One of the Closing the Gap targets – around social and emotional wellbeing – commits governments “to building and supporting structures to empower Aboriginal people to share decision-making” and accelerate policy towards place-based progress.
Brideson told delegates Aboriginal and Torres Strait Islander peoples and their holistic approach to physical and mental health – revolving around the individual, within the family, within the community – had influenced the language of healthcare in Australia.
That language change was reflected in the Equally Well consensus statement, which focused on person-centred, holistic care, prevention and early intervention.
Brideson spoke of the importance of growing the national mental health lived experience workforce.
The lived experience of Aboriginal and Torres Strait Islander people underpinned all the work of Gayaa Dhuwi.
Finally, he stressed inclusion, saying Gayaa Dhuwi ensured many voices were heard, including LGBTQI+ communities, the Stolen Generations, and those of young people, to enhance the expertise of the organisation.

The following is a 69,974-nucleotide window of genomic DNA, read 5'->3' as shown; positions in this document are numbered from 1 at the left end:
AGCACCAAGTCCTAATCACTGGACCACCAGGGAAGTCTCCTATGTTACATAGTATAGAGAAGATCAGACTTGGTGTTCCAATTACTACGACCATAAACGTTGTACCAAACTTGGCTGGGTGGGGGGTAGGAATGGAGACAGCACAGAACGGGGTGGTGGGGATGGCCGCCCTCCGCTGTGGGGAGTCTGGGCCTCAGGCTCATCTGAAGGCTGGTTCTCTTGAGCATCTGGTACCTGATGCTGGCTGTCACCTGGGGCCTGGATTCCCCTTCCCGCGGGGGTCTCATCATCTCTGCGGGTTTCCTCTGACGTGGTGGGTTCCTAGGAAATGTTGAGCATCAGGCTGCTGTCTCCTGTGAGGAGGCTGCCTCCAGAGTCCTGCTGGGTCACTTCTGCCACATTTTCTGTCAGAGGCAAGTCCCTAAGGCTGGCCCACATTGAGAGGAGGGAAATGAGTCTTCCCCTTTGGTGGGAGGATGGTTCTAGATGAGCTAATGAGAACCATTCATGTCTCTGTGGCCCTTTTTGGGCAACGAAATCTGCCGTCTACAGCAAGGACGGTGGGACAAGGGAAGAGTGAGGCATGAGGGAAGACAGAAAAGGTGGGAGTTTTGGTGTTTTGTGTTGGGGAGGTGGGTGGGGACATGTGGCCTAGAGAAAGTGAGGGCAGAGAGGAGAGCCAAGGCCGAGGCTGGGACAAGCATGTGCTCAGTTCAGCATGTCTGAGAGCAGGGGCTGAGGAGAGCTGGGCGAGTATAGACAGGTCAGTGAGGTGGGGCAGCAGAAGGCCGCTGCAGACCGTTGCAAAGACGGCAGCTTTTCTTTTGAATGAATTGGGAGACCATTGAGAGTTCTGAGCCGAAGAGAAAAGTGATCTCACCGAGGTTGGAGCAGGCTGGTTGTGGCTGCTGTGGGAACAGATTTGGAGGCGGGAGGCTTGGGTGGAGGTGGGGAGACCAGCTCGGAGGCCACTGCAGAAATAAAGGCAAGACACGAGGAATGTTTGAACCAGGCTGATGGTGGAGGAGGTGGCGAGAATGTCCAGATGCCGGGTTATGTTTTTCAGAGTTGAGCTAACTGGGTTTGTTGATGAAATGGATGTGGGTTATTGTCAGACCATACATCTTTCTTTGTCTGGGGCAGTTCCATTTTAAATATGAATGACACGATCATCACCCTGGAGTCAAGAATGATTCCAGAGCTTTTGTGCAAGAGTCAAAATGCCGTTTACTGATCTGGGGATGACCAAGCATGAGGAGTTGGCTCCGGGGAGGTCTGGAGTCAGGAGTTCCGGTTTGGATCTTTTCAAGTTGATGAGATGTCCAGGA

Queensland Mental Health Commission (QMHC) Ivan Frkovic told the symposium that despite the strong links between physical and mental health, this isn’t yet reflected widely in service delivery.
While there were great pockets of work, such as that being done by Dr Sam Manger on the Sunshine Coast, such initiatives needed to be implemented across the healthcare system in a bid to stop people with mental illness dying – from mainly preventable physical conditions – 15-20 years earlier than the general population.
Frkovic told of a man with a long-standing mental health condition going to an hospital emergency department for a physical condition and being quickly triaged to the mental health unit.